Wednesday, August 03, 2011

Marvel crossovers

Although I had lost interest in comic books (kinda) I got some lingering Interlibrary Loan books, and one of them at least prompted me to request some others. The book in particular I'm thinking of is Ultimate Power, a mini-series collected in trade paperback that takes place, mostly, in the Ultimate continuity. Written in equal parts by Brian Michael Bendis, one of the principal architects of the Ultimate Continuity (also known as Earth-1610), J. Michael Straczynski, most famous as creator of Babylon 5 but also writer of the "Supremeverse" (Earth-31916) which has the second take on the Squadron Supreme, and Jeph Loeb, famous for his work with Hulk, yet infamous as the author of The Ultimates 3 and Ultimatum, which "blew up" the Ultimate Universe in lots of ways.

One of the reasons Ultimate Power is really fascinating is that it almost links to the "regular" Marvel Universe, also known as Earth-616. It doesn't quite... but almost. Reed Richards sends some probes into the Negative Zone and from there to other dimensions. Next thing we know, Straczynski's version of the Squadron Supreme pops up to fight the Fantastic Four, and The Ultimates and the X-Men get involved as well.

A little background; the Squadron Supreme originally debuted in an old Avengers comic as an alternate universe's premier superhero team. They are quite obviously an ersatz Justice League, with transparent analogs of Superman, Wonder Woman, Batman, the Flash, Green Lantern, etc. The universe they come from is Earth-712. When the Squadron Supreme was rebooted, it was the darker, MAX comics line, and the characters were redesigned and rebooted in a way not too unlike the correspondances between the Ultimate Universe and the regular Marvel Universe. So, since the Avengers have a fight with the original Squadron Supreme back in the day, it makes sense that the much darker Ultimates would have a fight with the much darker rebooted Squadron Supreme here, in a correspondance/retelling of that original story.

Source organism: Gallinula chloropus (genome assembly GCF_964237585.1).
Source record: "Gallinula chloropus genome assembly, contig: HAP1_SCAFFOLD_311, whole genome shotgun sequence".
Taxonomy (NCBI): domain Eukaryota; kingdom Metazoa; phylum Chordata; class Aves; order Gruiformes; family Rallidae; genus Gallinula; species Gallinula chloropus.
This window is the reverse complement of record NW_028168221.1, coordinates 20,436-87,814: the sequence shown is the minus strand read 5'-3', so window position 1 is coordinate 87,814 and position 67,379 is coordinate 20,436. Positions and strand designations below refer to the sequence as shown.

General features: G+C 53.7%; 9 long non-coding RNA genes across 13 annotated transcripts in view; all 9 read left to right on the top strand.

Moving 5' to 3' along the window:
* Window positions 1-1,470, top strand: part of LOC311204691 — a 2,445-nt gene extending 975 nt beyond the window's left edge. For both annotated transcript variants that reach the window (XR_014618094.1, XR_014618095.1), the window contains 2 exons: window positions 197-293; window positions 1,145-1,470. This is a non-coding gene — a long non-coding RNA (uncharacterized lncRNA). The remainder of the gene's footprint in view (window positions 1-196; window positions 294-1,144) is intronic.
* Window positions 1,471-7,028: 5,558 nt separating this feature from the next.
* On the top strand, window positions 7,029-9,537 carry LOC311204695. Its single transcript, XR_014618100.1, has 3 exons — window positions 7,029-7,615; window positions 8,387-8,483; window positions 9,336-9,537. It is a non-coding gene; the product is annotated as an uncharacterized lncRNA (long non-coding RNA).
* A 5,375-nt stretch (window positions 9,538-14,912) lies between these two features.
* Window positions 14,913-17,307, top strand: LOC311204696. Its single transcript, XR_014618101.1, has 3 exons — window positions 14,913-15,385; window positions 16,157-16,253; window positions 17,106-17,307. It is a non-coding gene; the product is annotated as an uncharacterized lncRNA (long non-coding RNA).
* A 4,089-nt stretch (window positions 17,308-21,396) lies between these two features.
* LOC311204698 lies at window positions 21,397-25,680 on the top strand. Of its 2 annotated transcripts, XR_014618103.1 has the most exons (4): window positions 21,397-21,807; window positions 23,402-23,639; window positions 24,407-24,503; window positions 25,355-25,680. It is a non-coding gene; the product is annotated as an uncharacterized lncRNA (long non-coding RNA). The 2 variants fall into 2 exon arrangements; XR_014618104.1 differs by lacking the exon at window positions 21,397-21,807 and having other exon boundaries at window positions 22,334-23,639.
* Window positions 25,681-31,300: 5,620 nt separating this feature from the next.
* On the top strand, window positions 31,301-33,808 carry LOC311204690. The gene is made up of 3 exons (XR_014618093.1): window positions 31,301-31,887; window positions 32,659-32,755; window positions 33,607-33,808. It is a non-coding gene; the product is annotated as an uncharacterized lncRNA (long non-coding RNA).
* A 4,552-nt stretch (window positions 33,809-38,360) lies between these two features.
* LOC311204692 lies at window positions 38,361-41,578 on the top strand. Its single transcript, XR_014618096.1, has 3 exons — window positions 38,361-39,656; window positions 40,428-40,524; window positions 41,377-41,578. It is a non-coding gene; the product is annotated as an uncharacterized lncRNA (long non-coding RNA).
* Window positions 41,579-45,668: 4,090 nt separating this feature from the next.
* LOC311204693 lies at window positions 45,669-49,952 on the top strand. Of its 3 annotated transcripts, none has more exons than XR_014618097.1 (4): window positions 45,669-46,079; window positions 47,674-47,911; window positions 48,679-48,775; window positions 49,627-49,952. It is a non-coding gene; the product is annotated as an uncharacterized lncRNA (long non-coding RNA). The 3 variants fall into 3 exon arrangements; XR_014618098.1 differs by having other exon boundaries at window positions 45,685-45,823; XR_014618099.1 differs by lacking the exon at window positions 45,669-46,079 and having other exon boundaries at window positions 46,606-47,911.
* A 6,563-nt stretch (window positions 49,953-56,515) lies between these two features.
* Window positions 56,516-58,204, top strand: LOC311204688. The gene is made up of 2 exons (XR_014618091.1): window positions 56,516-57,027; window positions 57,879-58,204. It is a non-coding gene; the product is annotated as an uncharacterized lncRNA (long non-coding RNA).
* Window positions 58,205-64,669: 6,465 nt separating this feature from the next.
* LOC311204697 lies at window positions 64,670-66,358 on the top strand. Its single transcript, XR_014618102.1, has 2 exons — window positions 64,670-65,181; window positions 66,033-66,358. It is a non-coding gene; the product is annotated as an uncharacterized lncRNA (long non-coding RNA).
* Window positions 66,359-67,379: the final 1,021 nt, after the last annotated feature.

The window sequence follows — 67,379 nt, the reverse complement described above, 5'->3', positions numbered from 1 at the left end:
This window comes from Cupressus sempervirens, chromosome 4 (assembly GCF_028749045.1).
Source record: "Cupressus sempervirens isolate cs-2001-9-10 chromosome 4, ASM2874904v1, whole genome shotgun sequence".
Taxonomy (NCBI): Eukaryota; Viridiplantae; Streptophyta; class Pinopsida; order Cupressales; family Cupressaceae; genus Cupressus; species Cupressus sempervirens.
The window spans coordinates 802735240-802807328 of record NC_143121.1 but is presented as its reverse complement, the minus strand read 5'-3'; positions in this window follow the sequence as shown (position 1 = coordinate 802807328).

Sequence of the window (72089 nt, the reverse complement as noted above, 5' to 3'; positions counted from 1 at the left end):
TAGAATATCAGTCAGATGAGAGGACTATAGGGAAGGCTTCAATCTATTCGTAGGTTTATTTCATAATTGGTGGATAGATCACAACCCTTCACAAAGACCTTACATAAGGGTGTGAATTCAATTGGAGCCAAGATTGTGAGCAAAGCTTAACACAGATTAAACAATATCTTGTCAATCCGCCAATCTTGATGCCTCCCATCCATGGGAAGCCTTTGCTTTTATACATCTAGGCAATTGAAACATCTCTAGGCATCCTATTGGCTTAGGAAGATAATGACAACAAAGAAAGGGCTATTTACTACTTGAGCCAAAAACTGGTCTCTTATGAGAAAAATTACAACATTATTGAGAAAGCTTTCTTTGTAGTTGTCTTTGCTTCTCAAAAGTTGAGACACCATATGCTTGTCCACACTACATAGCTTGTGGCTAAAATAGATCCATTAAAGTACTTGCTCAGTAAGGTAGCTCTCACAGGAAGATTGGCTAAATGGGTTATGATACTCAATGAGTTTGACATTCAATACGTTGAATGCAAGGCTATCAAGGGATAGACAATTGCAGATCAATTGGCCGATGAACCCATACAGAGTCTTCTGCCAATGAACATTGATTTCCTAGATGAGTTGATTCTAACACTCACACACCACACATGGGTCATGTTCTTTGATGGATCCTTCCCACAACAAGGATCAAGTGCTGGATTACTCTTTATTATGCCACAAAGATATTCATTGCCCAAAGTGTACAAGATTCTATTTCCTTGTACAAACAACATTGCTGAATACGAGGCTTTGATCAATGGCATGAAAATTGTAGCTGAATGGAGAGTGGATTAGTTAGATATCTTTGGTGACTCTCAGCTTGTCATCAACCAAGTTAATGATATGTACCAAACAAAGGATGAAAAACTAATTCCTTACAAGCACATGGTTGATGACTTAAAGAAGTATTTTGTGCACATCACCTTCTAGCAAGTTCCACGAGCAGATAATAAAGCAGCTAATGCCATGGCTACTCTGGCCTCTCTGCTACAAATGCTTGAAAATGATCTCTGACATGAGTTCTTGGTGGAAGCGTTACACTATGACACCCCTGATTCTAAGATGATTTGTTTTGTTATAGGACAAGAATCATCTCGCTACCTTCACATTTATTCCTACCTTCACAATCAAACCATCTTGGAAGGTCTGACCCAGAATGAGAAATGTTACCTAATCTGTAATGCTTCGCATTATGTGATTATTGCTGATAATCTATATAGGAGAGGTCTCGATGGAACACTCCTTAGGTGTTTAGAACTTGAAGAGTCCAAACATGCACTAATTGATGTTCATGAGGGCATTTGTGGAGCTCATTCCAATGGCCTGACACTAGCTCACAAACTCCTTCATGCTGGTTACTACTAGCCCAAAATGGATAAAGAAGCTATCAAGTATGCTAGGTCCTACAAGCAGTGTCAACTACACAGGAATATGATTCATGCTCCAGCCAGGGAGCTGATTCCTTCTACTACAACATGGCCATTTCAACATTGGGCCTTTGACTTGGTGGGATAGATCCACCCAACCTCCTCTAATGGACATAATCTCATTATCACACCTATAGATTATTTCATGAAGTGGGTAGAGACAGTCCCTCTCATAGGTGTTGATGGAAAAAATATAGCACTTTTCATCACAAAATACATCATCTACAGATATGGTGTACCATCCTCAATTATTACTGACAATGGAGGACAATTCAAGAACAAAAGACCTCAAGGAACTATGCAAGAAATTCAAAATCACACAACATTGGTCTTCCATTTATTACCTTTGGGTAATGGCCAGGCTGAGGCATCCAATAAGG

Where it gets even more interesting, however, is that the Scarlet Witch uses her reality altering powers to pull the original Squadron Supreme in to join the fight. These guys, not expectedly, mistake the Ultimates for the Avengers, which they had met previously, and we have... almost... a connection between the Ultimate Universe and the regular Marvel Universe.

Anyway, the Squadron Supreme stuff is what I'd like to read still, and which I've now requested from Interlibrary Loan. Again; one of the interesting things about it is that it's a dark take on the Justice League, really. Marvel created at least three different ersatz Justice Leagues that I know of--including the Squadron Supreme, the Imperial Guard, and one in the Marvel Zombies universe. There's probably more that I'm not aware of; and frankly, like I said, the Squadron Supreme comes in two completely different versions. Anyway, I'll probably talk a bit about the Squadron Supreme stuff when it arrives, because hey--I'm kinda interested in it right now.

Ultimate Power was pretty good. Bendis and Straczynski's stuff was good. The end of it, which was written by Loeb, seemed a bit confused; I'm not sure that I followed exactly what was happening all the time, or thought it was clearly written, and some of the characters seemed to suddenly pop up in the middle of nowhere with relationships that I didn't get (Kitty Pryde kinda flirting with Shape, for example.) Gary Frank, the artist, is also quite good--in fact, his style reminds me strongly of David Finch's artwork. Since Frank is the normal artist for the Squadron Supreme and Finch is the normal artist for the Ultimates, either of the two of them was a good choice that felt "at home" for either of them.

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